How to treat damp walls internally
Ever wondered what causes damp walls? Learn the different sources as well as how to treat damp walls internally. With guidance, tips, prices and more.
Frustratingly, many homes throughout the country are affected by damp internal walls. Not only do patches of damp look terrible, but they can also be hazardous to your health and affect the structural integrity of your property. If you’re struggling with these issues, learning how to treat damp walls internally can save your home and your wellbeing.
Let’s take a look further into the causes, signs and fixes for damp internal walls. We’ll also be covering condensation damp, how to repair a damp internal wall and DIY damp proofing. Let’s go!
What causes rising damp in internal walls?
Rising damp is a very common issue, that can affect flats, houses and any other structure. But what causes rising damp in internal walls?
Rising damp starts low and moves up your home’s walls, causing serious issues. Often this is due to your damp proof course failing through poor installation, age, or damage.
Water is very good at working its way into our homes through your damp proof course thanks to tiny tears or mistakes made during the installation process. What’s more, over time, structures near your home (like steps) can also cause water to penetrate your damp proof course. Moisture then begins to seep into your walls, spreading through the materials and causing issues.
If you’d like to learn more about rising damp, visit Richard & Starling’s rising damp guide.
What causes condensation damp on internal walls?
Condensation refers to patches of moisture that can form on the walls of your home, which can lead to health issues and structural damage. If you’re unsure, you can check whether your walls are damp using your hand or a damp meter.
This frustrating problem can be caused by:
- Issues with your gutters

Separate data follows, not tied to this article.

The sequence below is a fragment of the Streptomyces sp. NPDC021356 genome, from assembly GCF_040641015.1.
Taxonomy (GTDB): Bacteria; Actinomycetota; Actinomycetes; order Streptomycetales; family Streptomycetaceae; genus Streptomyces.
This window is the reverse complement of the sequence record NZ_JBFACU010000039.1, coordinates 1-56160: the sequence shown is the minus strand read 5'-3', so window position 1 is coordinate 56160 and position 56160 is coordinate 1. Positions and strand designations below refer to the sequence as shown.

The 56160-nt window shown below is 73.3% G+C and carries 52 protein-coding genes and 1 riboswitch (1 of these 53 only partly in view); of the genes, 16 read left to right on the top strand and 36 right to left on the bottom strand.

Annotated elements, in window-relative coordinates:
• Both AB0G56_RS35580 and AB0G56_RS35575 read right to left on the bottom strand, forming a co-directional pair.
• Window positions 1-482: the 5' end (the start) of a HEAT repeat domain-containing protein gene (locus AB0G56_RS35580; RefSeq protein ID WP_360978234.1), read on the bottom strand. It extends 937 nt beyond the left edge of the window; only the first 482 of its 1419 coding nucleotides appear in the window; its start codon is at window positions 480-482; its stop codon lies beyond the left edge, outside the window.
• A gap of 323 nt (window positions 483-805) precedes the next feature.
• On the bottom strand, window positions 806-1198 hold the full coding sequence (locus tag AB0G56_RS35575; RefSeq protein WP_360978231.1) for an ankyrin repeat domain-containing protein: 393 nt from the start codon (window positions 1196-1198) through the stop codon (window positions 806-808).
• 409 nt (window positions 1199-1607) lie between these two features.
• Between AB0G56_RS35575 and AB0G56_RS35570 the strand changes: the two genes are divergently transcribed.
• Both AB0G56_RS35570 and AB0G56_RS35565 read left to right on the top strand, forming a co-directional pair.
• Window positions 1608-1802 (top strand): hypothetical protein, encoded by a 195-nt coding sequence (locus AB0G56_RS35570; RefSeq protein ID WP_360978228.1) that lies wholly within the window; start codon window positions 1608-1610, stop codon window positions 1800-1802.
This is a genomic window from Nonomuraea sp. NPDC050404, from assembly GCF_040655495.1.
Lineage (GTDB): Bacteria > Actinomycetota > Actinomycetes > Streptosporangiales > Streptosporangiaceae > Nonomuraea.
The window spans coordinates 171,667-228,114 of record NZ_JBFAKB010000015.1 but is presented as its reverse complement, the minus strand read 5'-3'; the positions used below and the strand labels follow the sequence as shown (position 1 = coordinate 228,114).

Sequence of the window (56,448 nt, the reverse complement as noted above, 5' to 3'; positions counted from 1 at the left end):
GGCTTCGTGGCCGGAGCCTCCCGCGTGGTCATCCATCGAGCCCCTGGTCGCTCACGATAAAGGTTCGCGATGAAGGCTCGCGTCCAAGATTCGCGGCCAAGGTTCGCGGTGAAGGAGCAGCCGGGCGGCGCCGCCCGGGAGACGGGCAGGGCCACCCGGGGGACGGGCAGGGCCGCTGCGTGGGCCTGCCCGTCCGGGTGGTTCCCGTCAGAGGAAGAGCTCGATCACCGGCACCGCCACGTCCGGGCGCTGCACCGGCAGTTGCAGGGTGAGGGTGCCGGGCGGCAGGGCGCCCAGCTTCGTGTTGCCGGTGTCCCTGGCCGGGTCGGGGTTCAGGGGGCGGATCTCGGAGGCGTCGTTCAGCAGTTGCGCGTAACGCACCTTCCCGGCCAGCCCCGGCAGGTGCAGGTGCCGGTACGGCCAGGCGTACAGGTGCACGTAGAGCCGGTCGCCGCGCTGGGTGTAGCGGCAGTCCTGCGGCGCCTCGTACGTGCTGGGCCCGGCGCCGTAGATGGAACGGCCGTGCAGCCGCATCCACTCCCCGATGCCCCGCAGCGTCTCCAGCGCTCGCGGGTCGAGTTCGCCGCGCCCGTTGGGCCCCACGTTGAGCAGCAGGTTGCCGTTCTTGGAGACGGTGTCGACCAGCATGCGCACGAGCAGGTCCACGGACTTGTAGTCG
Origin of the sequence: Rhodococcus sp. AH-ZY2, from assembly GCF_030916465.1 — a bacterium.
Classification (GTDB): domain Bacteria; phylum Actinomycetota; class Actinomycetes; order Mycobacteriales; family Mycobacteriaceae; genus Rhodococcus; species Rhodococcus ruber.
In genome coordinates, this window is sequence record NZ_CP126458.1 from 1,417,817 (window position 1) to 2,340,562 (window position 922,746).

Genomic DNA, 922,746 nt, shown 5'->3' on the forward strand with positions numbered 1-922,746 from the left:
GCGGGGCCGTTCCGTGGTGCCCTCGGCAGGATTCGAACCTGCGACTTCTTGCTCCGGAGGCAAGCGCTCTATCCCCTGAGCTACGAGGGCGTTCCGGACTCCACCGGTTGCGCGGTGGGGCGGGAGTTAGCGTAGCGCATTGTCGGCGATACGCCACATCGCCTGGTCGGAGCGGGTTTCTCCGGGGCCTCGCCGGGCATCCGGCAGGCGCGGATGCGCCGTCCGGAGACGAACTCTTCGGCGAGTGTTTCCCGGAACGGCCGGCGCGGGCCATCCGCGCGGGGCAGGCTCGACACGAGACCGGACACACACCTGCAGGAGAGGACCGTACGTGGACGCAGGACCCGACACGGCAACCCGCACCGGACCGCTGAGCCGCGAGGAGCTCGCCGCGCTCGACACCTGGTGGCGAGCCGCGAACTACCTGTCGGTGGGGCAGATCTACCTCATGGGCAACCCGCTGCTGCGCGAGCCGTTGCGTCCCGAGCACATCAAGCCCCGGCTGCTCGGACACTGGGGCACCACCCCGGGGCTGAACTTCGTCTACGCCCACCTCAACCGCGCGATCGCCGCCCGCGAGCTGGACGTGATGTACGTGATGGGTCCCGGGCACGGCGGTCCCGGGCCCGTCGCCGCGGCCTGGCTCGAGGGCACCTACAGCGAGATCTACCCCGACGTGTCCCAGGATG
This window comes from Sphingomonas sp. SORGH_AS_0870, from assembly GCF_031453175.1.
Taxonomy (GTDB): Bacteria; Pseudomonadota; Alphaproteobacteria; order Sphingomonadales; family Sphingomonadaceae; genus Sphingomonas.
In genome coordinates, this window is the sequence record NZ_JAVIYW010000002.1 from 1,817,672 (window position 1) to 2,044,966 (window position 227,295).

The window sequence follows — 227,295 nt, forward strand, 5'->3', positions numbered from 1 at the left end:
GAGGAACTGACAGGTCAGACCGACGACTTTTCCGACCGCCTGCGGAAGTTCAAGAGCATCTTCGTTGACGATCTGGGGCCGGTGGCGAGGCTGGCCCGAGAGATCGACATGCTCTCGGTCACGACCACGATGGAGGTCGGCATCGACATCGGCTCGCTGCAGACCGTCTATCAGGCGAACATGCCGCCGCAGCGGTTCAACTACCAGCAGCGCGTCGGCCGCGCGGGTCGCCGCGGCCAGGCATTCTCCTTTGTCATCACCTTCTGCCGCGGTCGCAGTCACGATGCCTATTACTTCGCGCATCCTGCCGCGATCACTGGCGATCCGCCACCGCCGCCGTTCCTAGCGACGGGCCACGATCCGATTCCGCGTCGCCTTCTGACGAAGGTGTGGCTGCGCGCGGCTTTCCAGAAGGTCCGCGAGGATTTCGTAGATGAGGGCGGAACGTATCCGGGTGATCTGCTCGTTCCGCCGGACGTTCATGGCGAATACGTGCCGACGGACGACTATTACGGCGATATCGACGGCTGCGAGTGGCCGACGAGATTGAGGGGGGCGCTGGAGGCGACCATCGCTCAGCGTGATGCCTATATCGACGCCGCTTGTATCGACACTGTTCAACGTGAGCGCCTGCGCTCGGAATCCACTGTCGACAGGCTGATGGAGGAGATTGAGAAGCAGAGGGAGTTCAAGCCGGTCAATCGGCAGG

- Damage to your roof
- Breaks or cracks in your wall’s mortar
- Damage from fixings in your home usually by screwing or bolting things to your walls
Do internal walls need damp proofing?
If you’re struggling with damp in your home, you may be wondering “how do you stop damp coming through internal walls?” The best remedy here is damp proofing. This can prevent the health, structural and aesthetic issues associated with excess moisture in your home.
Depending on the cause of your moisture issue, you can protect your home and family by using damp proof paint, damp proofing treatments or cavity trays.
How to treat rising damp on internal walls
Rising damp is particularly irritating as it can be quite tricky to remedy. Damp walls, degrading skirting boards, staining and fluffy substances in your plaster are all signs of rising damp and it’s important you act ASAP. Learning how to treat rising damp on internal walls is done by identifying the cause and fixing the issue.
It’s inadvisable to simply get rid of the signs of rising damp, as unless you fix the root cause, it will come back again and again.
Generally, repairing any tears in your damp proof course is the best way of eliminating rising damp. What’s more, if your damp proof course is being bridged by structures next to your home, removing these can also eradicate the cause of rising damp.